Mark Webber says increasing the speed of Formula One cars is meaningless if drivers are still unable to drive on the limit for an entire grand prix.
Regulation changes for next year hope to achieve a lap time increase of at least three seconds a lap with wider cars and tyres, while car weight is increasing by over 20kg. The current generation of cars have been criticised for being too slow and requiring too much fuel and tyre management, with McLaren's Fernando Alonso recently saying the pleasure of driving in modern F1 "has gone".
Webber, who won last year's World Endurance Championship with Porsche after switching from F1, does not think a speed increase means much if drivers cannot push all the time.
Asked about the imminent changes at the launch of Channel 4's F1 broadcasting team, Webber said: "The weight, they've got to keep an eye on that. You've got categories like that one I'm in now, we're right there [with F1 cars on weight] and we can [push] all day long, actually for 36 hours we can do in race trim.
"Formula One needs to be there on Sundays, not just when you talk about four or five seconds a lap in quali ... OK, that's fine, but these guys need to be on the limit.
"Downhill skiing ... look at all the other sports, they're on the limit. How do we bring that backwards from the athlete when they're not on the limit? That is something we've got to address and they're more than capable of doing that."
Webber can understand why the likes of Alonso speak out in frustration about the current state of Formula One and thinks the tyre management needed during winter testing in Barcelona highlights a wider problem.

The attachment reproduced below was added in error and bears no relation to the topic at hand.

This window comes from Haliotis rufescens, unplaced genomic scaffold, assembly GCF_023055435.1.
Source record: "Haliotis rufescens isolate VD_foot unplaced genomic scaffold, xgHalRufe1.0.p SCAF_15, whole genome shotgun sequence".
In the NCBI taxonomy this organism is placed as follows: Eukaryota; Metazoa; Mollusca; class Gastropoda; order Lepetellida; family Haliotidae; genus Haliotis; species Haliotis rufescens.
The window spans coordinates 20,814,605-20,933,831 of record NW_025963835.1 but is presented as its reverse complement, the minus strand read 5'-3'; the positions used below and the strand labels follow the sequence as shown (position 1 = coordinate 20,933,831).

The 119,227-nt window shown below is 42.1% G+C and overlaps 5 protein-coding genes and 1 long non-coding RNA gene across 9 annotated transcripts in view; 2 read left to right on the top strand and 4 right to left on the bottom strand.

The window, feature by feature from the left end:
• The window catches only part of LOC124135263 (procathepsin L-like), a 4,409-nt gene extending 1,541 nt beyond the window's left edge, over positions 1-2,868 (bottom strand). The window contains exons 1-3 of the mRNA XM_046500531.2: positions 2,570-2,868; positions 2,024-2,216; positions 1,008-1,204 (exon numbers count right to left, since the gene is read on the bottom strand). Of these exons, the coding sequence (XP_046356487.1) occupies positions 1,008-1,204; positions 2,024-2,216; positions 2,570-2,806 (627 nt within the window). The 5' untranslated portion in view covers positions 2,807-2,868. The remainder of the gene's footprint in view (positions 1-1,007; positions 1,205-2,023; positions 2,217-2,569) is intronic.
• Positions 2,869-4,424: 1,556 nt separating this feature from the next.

"I think what these guys say is real, they're not inventing these comments. Especially the guys that have a position of some authority, I think it's important they talk. Come winter Barcelona is a horrible track for Pirelli because the degradation is massive ... that for a driver is like Rodger Federer hitting a tennis ball which is getting wetter and wetter and wetter and wetter.
"So when you are operating on that fine edge of a needle, which they do for not a huge percentage of the time, that is what a driver is trained up to do. That's the end point of Formula One to make sure you can go out and operate at that level for 80 or 90 percent of the operation and then there's a small slither that's not -- at the moment the ratio is a little bit inverted, the wrong way round, and that's when you get this frustration from the likes of Fernando who say the cars aren't fast enough."